You won't be seeing this again.
One piece of feedback we often get is that Basic Attack is superfluous, and should get the axe. We agree, and in fact planned to remove Basic Attack many, many months ago, but the task got displaced in favor of more important things (like, say, providing party chat, or implementing battlefield terrain). However, we’re finally getting around to making this change as we spend some time on smaller tasks like this that help the overall game experience.
So why did it take so long for us to get around to removing Basic Attack? Even a change like this has consequences that you’re likely to miss until you really take a careful look and think the whole thing through. First of all, most of the enemies in Conclave have Basic Attack. Coming up with a set of replacement abilities – most of which are just flavorful renamings of the same effect – isn’t hard, but it takes time to assign each replacement to the right foe.
The larger complication, though, is that Basic Attack is occasionally relevant to the Vanguard and Beacon. Both the Rogue and True Bow have abilities that are strictly better than Basic Attack (Deft Blow and Prescient Blow, respectively), and the Runecaster isn’t supposed to be whacking anybody on the head anyway, but Vanguards don’t always want the movement associated with Charge or the off-balance penalty of Wild Swing, while the Beacon may not want to move an opponent with Pushing Blow. (What about Lead by Example? More on that in a moment.)
This means that the Vanguard needs a new at-will attack that, like Deft Blow and Prescient Blow, is always better than Basic Attack. Why better? Well, we don’t want anybody to feel penalized by having selected an archetype whose base strike is just lamer than that of the others. Meanwhile, those base abilities are part of what provide identity to each archetype: you want to be able to picture the Rogue getting clever with a blade, and the True Bow anticipating where her enemy will be moments before she looses her arrow. The Vanguard deserves the same, and that’s what it will receive with its new Basic Attack replacement: Smash, which ignores a point of your target’s Protection as the force of your attack pushes right through intervening armor.
With the Beacon, we wanted to make sure to provide a base strike that’s better than Basic Attack even if you are playing solo. This is in keeping with recent changes to Rally and Turn the Tide to make them affect the Beacon as well as any party mates. Lead by Example doesn’t currently meet this test. One easy option would have been to apply the same +5 attack bonus to the Beacon that its buddies already enjoy. That’s an option we almost took.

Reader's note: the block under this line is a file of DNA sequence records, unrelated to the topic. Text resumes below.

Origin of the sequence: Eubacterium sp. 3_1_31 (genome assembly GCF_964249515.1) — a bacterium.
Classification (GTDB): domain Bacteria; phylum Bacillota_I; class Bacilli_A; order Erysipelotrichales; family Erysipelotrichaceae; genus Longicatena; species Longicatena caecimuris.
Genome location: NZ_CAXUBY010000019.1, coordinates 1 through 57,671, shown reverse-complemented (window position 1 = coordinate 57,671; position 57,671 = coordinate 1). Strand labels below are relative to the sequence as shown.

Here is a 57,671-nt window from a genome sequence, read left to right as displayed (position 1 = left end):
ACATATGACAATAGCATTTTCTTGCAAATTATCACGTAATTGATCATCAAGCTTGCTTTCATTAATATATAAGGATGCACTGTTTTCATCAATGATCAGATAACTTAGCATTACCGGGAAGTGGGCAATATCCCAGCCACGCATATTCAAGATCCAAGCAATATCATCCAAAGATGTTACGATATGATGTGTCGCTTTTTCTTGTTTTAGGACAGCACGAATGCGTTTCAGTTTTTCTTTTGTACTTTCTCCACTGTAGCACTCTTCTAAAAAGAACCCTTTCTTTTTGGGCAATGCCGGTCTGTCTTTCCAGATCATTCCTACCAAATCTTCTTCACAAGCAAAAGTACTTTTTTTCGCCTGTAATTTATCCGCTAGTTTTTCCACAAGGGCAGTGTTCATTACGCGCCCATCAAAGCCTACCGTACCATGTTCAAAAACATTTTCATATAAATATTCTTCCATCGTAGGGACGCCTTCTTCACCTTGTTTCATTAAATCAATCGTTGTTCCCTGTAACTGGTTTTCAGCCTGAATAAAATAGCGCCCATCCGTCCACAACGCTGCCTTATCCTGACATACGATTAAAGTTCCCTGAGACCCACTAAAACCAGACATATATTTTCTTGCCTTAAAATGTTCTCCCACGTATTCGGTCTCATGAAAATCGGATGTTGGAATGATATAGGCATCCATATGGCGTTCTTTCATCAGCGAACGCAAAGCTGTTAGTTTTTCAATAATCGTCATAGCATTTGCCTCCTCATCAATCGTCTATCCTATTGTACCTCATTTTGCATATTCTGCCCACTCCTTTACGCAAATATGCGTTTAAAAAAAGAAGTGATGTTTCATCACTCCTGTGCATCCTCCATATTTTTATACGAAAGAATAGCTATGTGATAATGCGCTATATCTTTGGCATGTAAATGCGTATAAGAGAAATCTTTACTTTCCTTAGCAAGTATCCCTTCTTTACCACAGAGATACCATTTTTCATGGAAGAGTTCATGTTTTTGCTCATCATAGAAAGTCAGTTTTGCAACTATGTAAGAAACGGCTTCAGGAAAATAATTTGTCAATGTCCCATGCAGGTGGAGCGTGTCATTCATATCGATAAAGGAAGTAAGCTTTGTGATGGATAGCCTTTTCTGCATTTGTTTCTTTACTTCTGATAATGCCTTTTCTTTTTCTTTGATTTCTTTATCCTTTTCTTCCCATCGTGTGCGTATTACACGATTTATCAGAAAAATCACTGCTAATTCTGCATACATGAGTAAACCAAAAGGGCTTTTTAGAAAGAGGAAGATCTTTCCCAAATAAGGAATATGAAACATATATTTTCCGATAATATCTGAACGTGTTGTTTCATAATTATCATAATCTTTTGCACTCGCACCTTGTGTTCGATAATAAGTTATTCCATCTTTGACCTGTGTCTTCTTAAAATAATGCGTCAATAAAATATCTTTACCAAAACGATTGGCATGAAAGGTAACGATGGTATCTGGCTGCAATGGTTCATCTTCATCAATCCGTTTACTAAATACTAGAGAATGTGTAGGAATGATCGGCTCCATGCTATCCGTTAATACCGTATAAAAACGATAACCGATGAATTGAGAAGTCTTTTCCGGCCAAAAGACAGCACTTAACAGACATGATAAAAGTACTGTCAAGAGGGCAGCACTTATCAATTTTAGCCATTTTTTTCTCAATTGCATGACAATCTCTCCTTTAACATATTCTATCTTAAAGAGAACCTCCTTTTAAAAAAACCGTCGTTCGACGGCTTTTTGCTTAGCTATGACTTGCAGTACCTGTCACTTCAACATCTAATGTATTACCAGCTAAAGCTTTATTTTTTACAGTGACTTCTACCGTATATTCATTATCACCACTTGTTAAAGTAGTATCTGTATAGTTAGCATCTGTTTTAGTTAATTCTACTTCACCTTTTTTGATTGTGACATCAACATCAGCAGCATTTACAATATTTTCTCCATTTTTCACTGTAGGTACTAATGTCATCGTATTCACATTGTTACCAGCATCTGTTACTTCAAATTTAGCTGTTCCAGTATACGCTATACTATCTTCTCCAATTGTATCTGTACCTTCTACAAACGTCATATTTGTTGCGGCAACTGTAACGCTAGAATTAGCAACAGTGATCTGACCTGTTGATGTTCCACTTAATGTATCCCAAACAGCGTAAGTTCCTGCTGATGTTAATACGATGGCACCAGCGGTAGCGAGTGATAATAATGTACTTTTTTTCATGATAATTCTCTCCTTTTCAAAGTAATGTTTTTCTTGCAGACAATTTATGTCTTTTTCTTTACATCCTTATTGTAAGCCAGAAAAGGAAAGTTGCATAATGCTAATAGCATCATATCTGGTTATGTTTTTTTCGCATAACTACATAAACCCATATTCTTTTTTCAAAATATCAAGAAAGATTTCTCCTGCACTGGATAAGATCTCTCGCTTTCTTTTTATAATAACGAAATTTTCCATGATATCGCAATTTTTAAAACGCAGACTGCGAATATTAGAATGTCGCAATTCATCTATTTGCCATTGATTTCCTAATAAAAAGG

In the end, though, we’ve chosen a different approach. Here’s Lead by Example 2.0:
Make a weapon attack. If you hit, you and all adjacent allies become inspired.
We like this for a few reasons. One is that conditions like inspired are already visually represented on the interface, while simple bonuses remain hidden (for now). Conditions also have other interactions in the game: they may last multiple rounds, they can be zapped by nasty enemy mojo, there are abilities that depend on having a certain condition, etc. Plus the flavor is stronger than before: you have to hit, and if you do, everybody is literally psyched (well, as literally as a character can be in a game like this!), as opposed to receiving the abstraction of a numerical bonus.
Finally, this addition allows us to remove Battle Call from the Beacon. That might seem like an odd thing to cheer about, but it helps us firm up the identity of the Beacon as a battle leader – somebody who does, indeed, lead by example – saving the on-demand inspirational effect of Battle Call for an archetype we’ll be adding to the game down the road.
The addition of Smash and change to Lead by Example has other consequences for the Vanguard and Beacon. Adding Smash necessitated removing an existing ability from the Vanguard, as we want all archetypes to have equal numbers of abilities. We chose to move Defiance until level 2, Sweeping Blow to level 3, and then to remove Shattering Blow entirely from the Vanguard’s ability progression. Waiting until level 2 to get Defiance is a pretty minor change, as characters achieve level 2 so quickly; it largely affects the perception of the archetype as new players are browsing them during character creation. Sweeping Blow is a powerful ability, and also one that becomes more relevant at higher levels where you are more likely to be outnumbered, so we deemed it appropriate to wait until level 3 to grant it. Shattering Blow is partially obsoleted by Smash, and therefore probably won’t be missed.
Meanwhile, with Battle Call no longer needed, we were free to give the Beacon a new ability at level 1. Feeling the Beacon to be slightly underpowered, we were happy with this result. The Beacon now gets Fend Off at level 1, Haft Blow at level 3, and a new ability called Whirling Strike at level 5. Putting Fend Off at level 1 increases the party-helping abilities of the Beacon, further defining the archetype. Haft Blow really helps the offensive output of the Beacon, letting it serve better as the battlefront leader we want the Beacon to be capable of being. Whirling Strike does the same.
As always, let us know your thoughts on the changes we’ve made!